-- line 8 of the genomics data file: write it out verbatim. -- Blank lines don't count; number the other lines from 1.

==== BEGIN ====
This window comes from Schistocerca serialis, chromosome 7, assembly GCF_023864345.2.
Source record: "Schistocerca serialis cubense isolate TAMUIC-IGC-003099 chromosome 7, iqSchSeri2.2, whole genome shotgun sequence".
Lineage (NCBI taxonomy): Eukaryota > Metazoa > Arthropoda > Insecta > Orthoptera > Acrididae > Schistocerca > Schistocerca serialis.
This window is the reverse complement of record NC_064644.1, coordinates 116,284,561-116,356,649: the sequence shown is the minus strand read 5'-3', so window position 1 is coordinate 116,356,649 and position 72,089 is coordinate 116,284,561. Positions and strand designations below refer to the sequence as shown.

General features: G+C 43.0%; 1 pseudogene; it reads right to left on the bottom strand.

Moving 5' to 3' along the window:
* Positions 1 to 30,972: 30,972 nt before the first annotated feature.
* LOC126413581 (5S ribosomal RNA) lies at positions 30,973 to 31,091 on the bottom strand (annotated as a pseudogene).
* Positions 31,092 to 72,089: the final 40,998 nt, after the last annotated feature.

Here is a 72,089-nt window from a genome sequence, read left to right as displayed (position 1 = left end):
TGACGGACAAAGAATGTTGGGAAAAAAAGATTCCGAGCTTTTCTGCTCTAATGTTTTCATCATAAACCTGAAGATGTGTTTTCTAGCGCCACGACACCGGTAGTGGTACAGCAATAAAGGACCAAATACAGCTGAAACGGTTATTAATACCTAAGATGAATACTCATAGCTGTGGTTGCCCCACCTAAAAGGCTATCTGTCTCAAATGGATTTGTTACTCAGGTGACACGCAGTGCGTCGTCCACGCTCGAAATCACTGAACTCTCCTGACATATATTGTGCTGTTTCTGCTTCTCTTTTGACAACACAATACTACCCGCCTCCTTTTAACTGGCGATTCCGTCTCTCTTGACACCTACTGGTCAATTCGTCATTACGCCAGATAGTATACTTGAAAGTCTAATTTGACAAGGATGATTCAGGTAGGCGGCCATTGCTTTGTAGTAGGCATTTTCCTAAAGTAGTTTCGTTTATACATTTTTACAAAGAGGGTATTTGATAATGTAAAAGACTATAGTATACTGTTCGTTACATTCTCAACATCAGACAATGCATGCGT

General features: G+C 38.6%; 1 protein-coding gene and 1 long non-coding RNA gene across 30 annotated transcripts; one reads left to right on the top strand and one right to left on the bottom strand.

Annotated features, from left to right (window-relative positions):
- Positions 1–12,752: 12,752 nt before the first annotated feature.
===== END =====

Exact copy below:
* LOC126413581 (5S ribosomal RNA) lies at positions 30,973 to 31,091 on the bottom strand (annotated as a pseudogene).